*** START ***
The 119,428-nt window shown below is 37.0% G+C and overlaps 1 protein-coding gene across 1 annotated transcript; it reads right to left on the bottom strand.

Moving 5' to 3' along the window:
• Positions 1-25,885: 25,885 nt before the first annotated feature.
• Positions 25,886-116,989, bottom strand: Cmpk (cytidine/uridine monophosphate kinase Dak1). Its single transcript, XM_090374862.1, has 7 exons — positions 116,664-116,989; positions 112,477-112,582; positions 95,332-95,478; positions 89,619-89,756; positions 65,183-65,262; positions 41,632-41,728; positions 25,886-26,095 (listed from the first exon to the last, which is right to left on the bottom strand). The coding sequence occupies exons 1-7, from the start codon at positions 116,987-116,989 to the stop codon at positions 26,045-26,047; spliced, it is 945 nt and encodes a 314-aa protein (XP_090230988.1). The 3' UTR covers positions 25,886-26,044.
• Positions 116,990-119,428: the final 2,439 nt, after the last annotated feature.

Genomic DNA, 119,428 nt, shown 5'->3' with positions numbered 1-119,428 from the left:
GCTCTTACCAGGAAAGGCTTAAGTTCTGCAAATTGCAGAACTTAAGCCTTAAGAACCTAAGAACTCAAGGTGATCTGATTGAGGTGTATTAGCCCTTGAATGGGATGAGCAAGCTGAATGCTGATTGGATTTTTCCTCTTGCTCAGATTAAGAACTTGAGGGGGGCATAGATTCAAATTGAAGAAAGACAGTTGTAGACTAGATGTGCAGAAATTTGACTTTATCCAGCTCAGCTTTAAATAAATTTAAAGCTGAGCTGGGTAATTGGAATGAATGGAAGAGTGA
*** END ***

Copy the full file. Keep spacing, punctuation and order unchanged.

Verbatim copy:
The 119,428-nt window shown below is 37.0% G+C and overlaps 1 protein-coding gene across 1 annotated transcript; it reads right to left on the bottom strand.

Moving 5' to 3' along the window:
• Positions 1-25,885: 25,885 nt before the first annotated feature.
• Positions 25,886-116,989, bottom strand: Cmpk (cytidine/uridine monophosphate kinase Dak1). Its single transcript, XM_090374862.1, has 7 exons — positions 116,664-116,989; positions 112,477-112,582; positions 95,332-95,478; positions 89,619-89,756; positions 65,183-65,262; positions 41,632-41,728; positions 25,886-26,095 (listed from the first exon to the last, which is right to left on the bottom strand). The coding sequence occupies exons 1-7, from the start codon at positions 116,987-116,989 to the stop codon at positions 26,045-26,047; spliced, it is 945 nt and encodes a 314-aa protein (XP_090230988.1). The 3' UTR covers positions 25,886-26,044.
• Positions 116,990-119,428: the final 2,439 nt, after the last annotated feature.

Genomic DNA, 119,428 nt, shown 5'->3' with positions numbered 1-119,428 from the left:
GCTCTTACCAGGAAAGGCTTAAGTTCTGCAAATTGCAGAACTTAAGCCTTAAGAACCTAAGAACTCAAGGTGATCTGATTGAGGTGTATTAGCCCTTGAATGGGATGAGCAAGCTGAATGCTGATTGGATTTTTCCTCTTGCTCAGATTAAGAACTTGAGGGGGGCATAGATTCAAATTGAAGAAAGACAGTTGTAGACTAGATGTGCAGAAATTTGACTTTATCCAGCTCAGCTTTAAATAAATTTAAAGCTGAGCTGGGTAATTGGAATGAATGGAAGAGTGA